Just as I was leaving, he said that he wanted me to take him to the video game store since I was going out anyway.  That made me a little bit frustrated because I had just taken him to the game store two days before.  He had wanted to buy a game that cost $35.00.  He only had $10.00.   And, he did his usual pestering act until I lent him $25.00 to pay for the rest of the game.

So, there didn’t seem to be much point in taking him to the game store that night since he was already in debt to me and I wasn’t going to let him go into debt to me anymore. 

But, he had a pile of games that he had put together to take to trade in.  I told him that the value of those trade-ins had to be more than enough to pay for the game that he wanted to get because I was not putting in one more dime.

That was a mistake.  He always has to get what he wants, when he wants it and if I have to put in money to make that happen, then that is what he expects me to do.  If things don't go his way, then there will be repercussions. 

My logic and his logic just don’t jive.  My logic says that if he owes me money, then I am not going to loan him any more until he pays me back.  His logic is that he will pay me back when he pays me back and I can keep loaning him money as long as he wants me to. 

So he got upset and started swearing at me.

When I didn’t change my mind, he came up with a new plan.  He decided that I should take him to the bank so that he could cash a paycheck.  When I told him that I couldn’t do that on a Saturday night, he accused me of not ever giving him his own money and of not letting him use his money for the things that he wants to use it for.  The fact that his bank isn't open at 7:00 p.m. on a Saturday night didn’t mean anything to him.  It was all my fault that he couldn’t have his money from his paycheck.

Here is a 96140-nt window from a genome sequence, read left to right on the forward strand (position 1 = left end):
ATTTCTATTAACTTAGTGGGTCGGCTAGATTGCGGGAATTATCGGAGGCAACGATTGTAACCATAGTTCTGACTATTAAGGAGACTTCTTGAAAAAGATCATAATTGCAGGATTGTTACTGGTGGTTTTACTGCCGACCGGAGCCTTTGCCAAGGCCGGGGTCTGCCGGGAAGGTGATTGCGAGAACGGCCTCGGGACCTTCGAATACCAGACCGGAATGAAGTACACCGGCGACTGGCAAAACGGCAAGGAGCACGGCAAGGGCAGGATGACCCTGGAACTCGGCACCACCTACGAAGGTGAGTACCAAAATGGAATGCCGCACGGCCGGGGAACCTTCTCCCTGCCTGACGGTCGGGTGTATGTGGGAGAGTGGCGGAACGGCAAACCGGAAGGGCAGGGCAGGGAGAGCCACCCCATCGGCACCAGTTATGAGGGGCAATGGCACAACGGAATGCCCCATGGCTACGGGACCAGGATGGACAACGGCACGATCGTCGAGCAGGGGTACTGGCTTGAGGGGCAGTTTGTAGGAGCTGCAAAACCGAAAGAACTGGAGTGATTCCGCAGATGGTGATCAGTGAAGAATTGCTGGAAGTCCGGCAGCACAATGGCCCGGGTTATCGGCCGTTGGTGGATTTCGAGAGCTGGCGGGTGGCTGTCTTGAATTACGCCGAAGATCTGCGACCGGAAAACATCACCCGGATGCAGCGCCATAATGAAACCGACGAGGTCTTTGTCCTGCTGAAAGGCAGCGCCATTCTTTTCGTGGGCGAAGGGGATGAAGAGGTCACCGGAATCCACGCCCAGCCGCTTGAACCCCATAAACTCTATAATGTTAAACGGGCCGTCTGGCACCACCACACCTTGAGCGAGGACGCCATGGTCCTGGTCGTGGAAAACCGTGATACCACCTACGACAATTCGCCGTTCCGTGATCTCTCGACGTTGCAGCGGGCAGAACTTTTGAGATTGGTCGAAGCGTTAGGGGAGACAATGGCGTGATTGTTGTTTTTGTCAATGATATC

It didn’t matter that I could write him a check on Monday and that he could cash it on Monday and spend it on Monday.  He had to be able to buy a game—that night!

Everything started to spin out of control because he wasn’t getting his way and wasn’t getting what he wanted.  To me, he just kept getting more and more unreasonable and absurd.  He hates it when I say that he is being unreasonable, so his yelling and swearing escalated.  He told me that I am a bad mom, that I never do anything for him, and that I act like everything he says or does is stupid.  Then he said, “So, thanks, Mom.”

I was done with this and I started to go up the stairs to my room and I replied, “THANK YOU, too!”

In his emotional state, he decided that I must have said something else that starts with an F and ends with a U.  And charged after me and screamed, “What the F*** did you just say to me?”